I have a very work hard – play hard attitude. Everyone has a life but how many people actually live? How many really and truly follow their dreams, regardless of what the doubters and cynics say. I make rash impulsive decisions, which to some may seem illogical but I’ve learnt the hard way to trust my heart – it’s rarely wrong. If you tell people they’re stupid and can’t do something for long enough they go one of two ways – they’ll start to believe you or they’ll set about proving you wrong. I’m in the latter camp, having lived long enough in the former.
I love life, I see the beauty in the little things. I’m passionate and easily excited about whatever the next opportunity may be. Life is short and precious, I’ve seen enough to know that it can all be taken away in an instant. There might not be a tomorrow, a next week, a “when the kids have grown up”. You must play the cards you’ve been dealt and play them when you can. I don’t want people at my funeral saying what a lovely house I had, I want them to say “Crikey, I can’t believe she did all that”. So I’ll sign up for adventures that push me way outside of my comfort zone, I’ll learn new things all the time, I’ll make the most of every single minute because I’m very lucky to have them. So many don’t.
For the friend we buried on her 18th birthday, for my cousin who left us at 21, for my uncle and my step dad neither of whom made retirement age, for my friend’s husband who deserved more time with his wife and daughters, for my friend who didn’t think she had anything to live for and finally my friend whose last moments were on a country road at night, alone. For them I will never take a day for granted. I’ll push the limits, I’ll follow my dreams, I’ll do the crazy things everyone else is too afraid to try. I’ll rush headlong into life, meet new people and take them along for the ride.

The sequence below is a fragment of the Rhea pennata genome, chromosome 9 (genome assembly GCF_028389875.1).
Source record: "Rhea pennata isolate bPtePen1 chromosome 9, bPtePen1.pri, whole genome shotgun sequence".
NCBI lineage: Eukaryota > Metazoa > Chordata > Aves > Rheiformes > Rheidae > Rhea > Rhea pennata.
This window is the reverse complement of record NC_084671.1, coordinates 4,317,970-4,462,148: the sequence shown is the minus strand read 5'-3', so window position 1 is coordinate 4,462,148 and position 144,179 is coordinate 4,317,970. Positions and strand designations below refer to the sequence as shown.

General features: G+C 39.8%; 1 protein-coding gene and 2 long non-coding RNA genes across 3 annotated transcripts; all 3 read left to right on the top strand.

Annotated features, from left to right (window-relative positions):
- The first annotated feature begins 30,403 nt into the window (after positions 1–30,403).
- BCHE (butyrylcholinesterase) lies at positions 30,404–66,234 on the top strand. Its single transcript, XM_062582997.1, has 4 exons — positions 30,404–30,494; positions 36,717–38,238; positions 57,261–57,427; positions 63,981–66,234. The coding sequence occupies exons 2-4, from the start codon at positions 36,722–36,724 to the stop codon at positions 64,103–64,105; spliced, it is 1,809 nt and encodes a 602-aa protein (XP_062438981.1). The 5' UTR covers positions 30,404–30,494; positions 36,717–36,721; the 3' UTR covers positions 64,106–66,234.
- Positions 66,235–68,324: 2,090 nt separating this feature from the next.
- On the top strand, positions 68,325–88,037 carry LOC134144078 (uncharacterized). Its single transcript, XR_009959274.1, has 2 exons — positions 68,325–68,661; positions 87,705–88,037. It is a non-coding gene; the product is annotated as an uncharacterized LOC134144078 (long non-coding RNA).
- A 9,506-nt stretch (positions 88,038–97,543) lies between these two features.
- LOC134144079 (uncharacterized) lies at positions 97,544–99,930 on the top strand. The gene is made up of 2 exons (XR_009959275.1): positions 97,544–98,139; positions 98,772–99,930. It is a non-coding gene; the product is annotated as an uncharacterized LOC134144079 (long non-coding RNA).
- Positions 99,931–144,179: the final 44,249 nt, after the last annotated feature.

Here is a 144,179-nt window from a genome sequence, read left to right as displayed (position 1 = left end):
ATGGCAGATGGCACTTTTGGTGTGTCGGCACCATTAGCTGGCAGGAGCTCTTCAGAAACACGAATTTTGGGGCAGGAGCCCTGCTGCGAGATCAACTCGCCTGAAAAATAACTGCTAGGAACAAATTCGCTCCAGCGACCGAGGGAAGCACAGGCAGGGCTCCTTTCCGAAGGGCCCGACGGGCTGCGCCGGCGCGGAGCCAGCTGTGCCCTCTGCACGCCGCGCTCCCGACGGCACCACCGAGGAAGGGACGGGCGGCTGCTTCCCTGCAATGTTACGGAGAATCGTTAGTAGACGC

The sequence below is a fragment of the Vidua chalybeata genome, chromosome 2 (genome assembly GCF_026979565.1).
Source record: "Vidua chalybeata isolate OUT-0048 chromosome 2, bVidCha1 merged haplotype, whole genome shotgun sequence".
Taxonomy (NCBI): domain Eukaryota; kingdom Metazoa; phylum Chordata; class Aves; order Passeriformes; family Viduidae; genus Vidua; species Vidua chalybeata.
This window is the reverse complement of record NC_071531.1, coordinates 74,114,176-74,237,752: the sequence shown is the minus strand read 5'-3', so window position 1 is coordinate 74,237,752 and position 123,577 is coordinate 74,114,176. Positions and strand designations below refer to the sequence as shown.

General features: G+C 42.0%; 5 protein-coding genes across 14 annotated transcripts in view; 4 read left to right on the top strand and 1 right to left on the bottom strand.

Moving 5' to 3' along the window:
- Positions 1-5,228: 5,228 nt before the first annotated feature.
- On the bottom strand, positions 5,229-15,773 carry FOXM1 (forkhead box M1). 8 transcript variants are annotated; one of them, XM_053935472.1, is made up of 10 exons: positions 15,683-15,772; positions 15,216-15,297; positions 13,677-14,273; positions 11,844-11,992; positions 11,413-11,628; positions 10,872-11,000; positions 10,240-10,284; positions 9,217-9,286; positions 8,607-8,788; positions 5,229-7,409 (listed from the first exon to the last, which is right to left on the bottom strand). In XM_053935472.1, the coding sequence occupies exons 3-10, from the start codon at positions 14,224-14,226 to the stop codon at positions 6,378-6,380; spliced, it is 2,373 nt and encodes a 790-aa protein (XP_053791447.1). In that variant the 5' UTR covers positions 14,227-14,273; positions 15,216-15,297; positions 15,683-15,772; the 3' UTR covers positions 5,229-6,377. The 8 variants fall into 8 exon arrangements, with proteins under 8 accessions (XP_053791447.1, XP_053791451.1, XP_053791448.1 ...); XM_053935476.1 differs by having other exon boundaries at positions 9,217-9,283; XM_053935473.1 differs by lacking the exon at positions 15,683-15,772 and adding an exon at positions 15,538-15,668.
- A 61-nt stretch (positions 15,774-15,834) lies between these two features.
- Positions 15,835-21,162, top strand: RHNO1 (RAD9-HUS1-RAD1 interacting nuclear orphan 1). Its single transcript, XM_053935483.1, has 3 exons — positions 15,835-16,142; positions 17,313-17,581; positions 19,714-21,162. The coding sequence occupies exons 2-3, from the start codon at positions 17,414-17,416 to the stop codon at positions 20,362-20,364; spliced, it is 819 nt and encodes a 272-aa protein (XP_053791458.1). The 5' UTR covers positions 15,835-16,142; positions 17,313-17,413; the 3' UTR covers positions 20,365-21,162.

Along the way – maybe I’ll teach my kids that life is for living, that anything is possible and the only limits we really have are self imposed.
I may be difficult, loud, brash and impulsive to the point of recklessness, but there’s still a scared little girl in there somewhere. Afraid of what everyone thinks of her or worrying whether she can actually do this, but she learnt long ago that the best way to deal with fears – is to face them and conquer them.
My family and friends are central to my life and I wouldn’t be able to do the things that I do without their unending support. They give me the confidence to be able to fly. When I’m having a crisis of confidence, it’s to them that I turn. When I’m not sure I can do it anymore, when the guilt and the pain gets too much, it is them who say “you’ve got this, you can do this and you will”. I’m very grateful to be surrounded by people who understand, the support always goes both ways and I love them all.
When my son proudly tells people that his mum isn’t like other mums, she has an important job, helps people, does amazing things and isn’t scared of anything, I know I’m not doing too bad a job. He might not be terribly accurate in that, but if it inspires him to dream a little higher, so be it. As someone said yesterday “how many people do all the things that you do?”. There really should be more.
I may be different to other people, you may think I’m a little crazy but I refuse to be judged on that. I’ve been through so much and refuse to let it break me. I am sensitive yet also incredibly tough. it’s easy to hurt my feelings, I will take your comments to heart but I’m strong enough to be able to leave them behind. I know who I am, I know where I’m going and what I want to do. I just haven’t told anyone yet. But for me, it’s the journey not the destination. Maybe I’ll get there, maybe I won’t, but I will have enjoyed the trip either way and I don’t think that makes me a bad person or a bad parent.
I don’t do the things that I do for me, for the glory, the recognition or to make anyone think I’m special. I do them because I believe if I can help, I should. I can’t sit by and watch injustice, I have to try and change things for the better, because someone should. If I can use my adventures to raise money for charity, then why not? If I have to shout very loudly to make that happen, is that really such a bad thing? I can’t campaign on big issues and get huge investments in my area, by being quiet about things or hiding away. But the public me and the private me are very different. If you want to get close to me, you have to accept both and work through one to get to the other. I started out wanting to change the world, I really should have known better.
So if I decide you’re special enough to let you into my crazy life; if I tell you my hopes, my dreams and my fears – please don’t feel that gives you the right to criticise, to judge or to throw it back at me. I’m doing the best that I can. Maybe my best isn’t good enough, but are you qualified to judge?